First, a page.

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CU Ministry Director Delivers Opening Prayer By Anne Kerhoulas Christian Union Martus Ministry Director Cory Lotspeich had the...
May 18, 2021

Santavicca ’73 Serves with Other Alumni on CU Vita Board

By Anne Kerhoulas, Staff Writer

 

The year of 1969 might call to mind images of anti-war protests, Woodstock, or landing on the moon, but for Ed Santavicca it was the year he experienced a revival on Cornell’s campus. Arriving as a freshman in Ithaca, New York, Santavicca’s world was saturated with the cultural upheaval of the Vietnam war, rigorous academics, and a very limited understanding of God.

David Navadeh Photography

“My life had little direction other than academic performance. My focus was very self-centered, with little capacity for loving others,” he recalls. “One day during my sophomore year, I was sitting in the dining area of the Straight, minding my own business, when Jody Dillow approached me and asked me an unexpected question: Was I a Christian, and if so, what did it mean to me?

This short conversation and pointed question would be the beginning of Santavicca’s conversion. “Soon after that, I opened my heart to God and accepted the love and forgiveness offered by Jesus. I experienced two things that were utterly new to me: total forgiveness for all of my sins—past, present, and future, and developing a personal relationship with Jesus.”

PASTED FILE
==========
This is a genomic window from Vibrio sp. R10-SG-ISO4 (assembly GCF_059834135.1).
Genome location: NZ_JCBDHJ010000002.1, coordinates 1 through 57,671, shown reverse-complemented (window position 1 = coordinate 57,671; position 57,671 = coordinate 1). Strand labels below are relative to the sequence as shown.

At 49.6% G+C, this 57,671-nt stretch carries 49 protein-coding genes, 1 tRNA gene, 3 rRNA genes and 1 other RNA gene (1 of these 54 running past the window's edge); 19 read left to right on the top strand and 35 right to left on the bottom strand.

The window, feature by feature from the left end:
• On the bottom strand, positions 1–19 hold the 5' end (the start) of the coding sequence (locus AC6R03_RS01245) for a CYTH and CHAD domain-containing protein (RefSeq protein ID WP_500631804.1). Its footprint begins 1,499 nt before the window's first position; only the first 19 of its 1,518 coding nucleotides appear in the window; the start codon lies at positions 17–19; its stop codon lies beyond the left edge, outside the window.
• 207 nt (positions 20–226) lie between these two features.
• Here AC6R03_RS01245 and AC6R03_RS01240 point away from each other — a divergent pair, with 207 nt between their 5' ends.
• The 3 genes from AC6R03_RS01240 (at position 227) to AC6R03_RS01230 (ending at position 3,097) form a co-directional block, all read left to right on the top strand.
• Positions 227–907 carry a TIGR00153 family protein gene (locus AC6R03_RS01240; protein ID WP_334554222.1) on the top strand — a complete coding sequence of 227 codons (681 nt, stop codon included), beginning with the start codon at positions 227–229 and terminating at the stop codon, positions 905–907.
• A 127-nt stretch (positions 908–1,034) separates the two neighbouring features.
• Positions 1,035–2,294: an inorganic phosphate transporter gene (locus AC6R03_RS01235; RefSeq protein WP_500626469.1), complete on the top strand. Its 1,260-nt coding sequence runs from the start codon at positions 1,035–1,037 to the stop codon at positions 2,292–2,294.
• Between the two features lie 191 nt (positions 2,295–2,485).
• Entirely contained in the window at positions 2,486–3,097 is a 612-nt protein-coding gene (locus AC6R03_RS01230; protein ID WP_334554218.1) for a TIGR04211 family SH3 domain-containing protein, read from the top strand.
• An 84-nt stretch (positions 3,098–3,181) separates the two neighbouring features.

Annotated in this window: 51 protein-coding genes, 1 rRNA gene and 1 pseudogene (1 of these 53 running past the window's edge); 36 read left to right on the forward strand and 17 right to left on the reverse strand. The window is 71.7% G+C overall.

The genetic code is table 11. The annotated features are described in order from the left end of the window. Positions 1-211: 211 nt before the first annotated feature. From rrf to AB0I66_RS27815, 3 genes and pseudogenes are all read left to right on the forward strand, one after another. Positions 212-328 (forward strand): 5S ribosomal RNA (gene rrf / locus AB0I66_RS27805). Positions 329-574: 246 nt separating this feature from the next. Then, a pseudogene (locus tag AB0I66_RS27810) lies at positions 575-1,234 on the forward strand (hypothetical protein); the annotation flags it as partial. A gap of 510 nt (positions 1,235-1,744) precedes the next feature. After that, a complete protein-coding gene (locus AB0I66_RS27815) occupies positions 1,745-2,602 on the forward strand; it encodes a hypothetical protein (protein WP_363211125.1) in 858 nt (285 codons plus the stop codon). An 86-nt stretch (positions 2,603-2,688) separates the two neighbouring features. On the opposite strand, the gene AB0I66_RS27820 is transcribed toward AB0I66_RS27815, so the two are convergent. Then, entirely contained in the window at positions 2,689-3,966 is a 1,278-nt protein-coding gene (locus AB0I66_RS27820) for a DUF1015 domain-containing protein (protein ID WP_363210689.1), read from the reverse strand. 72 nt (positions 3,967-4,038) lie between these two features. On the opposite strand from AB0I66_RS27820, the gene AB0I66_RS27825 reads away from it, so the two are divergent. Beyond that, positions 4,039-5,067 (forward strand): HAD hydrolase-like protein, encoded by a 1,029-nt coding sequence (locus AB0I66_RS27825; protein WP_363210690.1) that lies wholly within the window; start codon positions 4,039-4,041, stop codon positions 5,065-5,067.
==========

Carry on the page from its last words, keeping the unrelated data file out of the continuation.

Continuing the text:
ed santaEd Santavicca, Cornell '73But Santavicca’s story is just one of the hundreds of testimonies about how God transformed the hearts of young people through the Jesus movement that swept the nation in the 60s and 70s. Revival happened not only on Cornell’s campus but throughout the West Coast as the Lord used Campus Crusade for Christ, Vineyard churches, Billy Graham, and others to bring salvation through a powerful movement of God. 

Santavicca would be forever changed as the course of his life became fixed on following Jesus, growing in his knowledge and love for the Bible by attending Dallas Theological Seminary, creating a Christian home, and serving in his church. 

“To this day, I am so excited when I see someone’s life light up after coming to Christ,” Santavicca says. “It never ever gets old! Once one is part of a work of God like that revival, it stays with you.”  

Santavicca attributes the collective work of multiple campus ministries as one of the reasons revival was possible during his time. “These ministries provided increasing on-campus biblically-based gatherings: Bible studies, prayer meetings, evangelism training classes, evangelistic meetings in fraternities, sororities, dormitories, as well as in the open air, and personal witnessing in the dormitories and student dining areas.” The bold faith, sound biblical teaching, and commitment to prayer and evangelism were all essential components of the revival Santavicca experienced—and all foundational elements of Christian Union’s mission. 

Today, he longs for college students to receive the good news of Christ just like he did, opting to serve on the Christian Union Vita Cornerstone Board. “In the spring of 2020, I attended a Zoom meeting of Cornell grads who had been involved in Christian Union, or other student Christian ministries while studying at Cornell. Previously, I had been receiving Christian Union: The Magazine and was very impressed by the ministry of the Christian Union folks. As I learned of the unique aspects of the ministry at the Ivy schools and others, I was interested in getting involved and helping out. When I learned of the opportunity to serve on the Christian Union Vita Cornerstone Board for Cornell, I jumped at the chance.”